Like many of his contemporaries, John Pringle (1707-1782), the author of a pioneering book on military medicine, physician to Queen Charlotte and King George III, president of the Royal Society, and friend of many notables in London (Benjamin Franklin was his frequent traveling companion), took his correspondences seriously. Without doubt his most important, spanning the years 1760-77, was with Albrecht von Haller (1708-1777) - poet, physician, and celebrated professor of anatomy, surgery, and botany at the University of Göttingen before returning in 1753 to his native Switzerland, where he held governmental posts, published a monumental physiology textbook and a multivolume medical bibliography, among many other works, and kept up a vast correspondence. Pringle emerged as his chief epistolary link to Britain.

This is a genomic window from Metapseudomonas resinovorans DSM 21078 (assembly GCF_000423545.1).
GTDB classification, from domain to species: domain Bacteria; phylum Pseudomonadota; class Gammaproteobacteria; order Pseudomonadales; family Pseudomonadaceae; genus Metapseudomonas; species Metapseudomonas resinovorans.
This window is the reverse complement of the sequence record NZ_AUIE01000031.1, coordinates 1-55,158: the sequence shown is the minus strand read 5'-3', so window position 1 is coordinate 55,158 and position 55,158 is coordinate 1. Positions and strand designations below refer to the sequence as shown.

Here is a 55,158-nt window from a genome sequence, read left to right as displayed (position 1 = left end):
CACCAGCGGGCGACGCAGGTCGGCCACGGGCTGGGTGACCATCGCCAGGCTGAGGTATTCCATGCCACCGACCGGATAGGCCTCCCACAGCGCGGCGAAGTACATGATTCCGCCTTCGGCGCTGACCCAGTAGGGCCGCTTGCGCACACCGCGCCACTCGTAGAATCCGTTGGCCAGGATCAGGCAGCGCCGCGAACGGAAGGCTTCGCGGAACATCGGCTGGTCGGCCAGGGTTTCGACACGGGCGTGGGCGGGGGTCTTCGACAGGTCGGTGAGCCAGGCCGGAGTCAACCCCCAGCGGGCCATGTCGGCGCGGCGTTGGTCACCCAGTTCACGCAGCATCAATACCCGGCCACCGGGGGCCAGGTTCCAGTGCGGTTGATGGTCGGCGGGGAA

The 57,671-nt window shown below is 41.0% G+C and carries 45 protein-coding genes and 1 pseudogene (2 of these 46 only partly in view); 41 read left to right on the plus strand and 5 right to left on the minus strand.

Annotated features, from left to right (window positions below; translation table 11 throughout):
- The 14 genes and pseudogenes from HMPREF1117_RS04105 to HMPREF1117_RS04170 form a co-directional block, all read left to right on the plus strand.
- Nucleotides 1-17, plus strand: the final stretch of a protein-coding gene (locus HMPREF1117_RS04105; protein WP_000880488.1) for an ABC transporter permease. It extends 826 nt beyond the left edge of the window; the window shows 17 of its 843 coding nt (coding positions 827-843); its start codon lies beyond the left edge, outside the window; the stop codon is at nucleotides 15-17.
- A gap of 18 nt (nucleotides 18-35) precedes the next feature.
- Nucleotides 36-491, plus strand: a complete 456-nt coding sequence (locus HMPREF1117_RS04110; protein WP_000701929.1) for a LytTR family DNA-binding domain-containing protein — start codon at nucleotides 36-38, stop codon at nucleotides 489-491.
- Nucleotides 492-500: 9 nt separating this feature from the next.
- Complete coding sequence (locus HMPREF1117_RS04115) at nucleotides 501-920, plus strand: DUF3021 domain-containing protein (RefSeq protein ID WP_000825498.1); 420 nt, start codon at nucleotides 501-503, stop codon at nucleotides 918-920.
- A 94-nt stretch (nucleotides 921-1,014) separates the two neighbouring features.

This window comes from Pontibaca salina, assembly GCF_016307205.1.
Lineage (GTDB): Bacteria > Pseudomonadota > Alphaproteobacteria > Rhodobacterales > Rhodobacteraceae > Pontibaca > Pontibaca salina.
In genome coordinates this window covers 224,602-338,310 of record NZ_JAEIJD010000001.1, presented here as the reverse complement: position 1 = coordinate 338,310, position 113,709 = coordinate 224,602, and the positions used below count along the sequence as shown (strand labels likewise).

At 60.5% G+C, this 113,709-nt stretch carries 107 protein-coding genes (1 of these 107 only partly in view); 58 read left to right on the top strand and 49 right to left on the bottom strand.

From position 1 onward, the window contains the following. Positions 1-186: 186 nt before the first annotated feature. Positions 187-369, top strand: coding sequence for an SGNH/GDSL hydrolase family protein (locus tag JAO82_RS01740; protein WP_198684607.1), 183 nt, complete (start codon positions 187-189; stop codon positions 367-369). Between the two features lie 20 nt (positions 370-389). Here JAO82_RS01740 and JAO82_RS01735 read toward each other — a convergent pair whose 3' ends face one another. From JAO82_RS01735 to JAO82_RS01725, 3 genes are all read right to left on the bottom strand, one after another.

The eighty-four surviving letters by Pringle, only snippets of which have ever been published, are here presented in full. Although the originals of Haller’s letters were destroyed, paraphrases of surviving excerpts from fifty-one of them fill some of the gaps.
The correspondence yields a wealth of information about Pringle, who still awaits a full biography, and it adds nuances to our more detailed knowledge of Haller as well. It makes clear, for example, Pringle’s vital role in Haller’s becoming dependent on opium in his final years.
Beyond the personal realm, the letters are especially valuable for their wide-ranging, often detailed discussions of medical theory and practice, but they also reflect and illuminate other aspects of the intellectual, cultural, and social life of the time. Since this was a great age of global exploration, marked by a new scientific interest and climaxed by James Cook’s famous voyages to the South Pacific, it is fitting that Pringle’s letters, drawing on conversations with Cook, Joseph Banks, Daniel Solander, and other voyagers, devote much space to these expeditions, documenting Europeans’ fascination with exotic regions and peoples.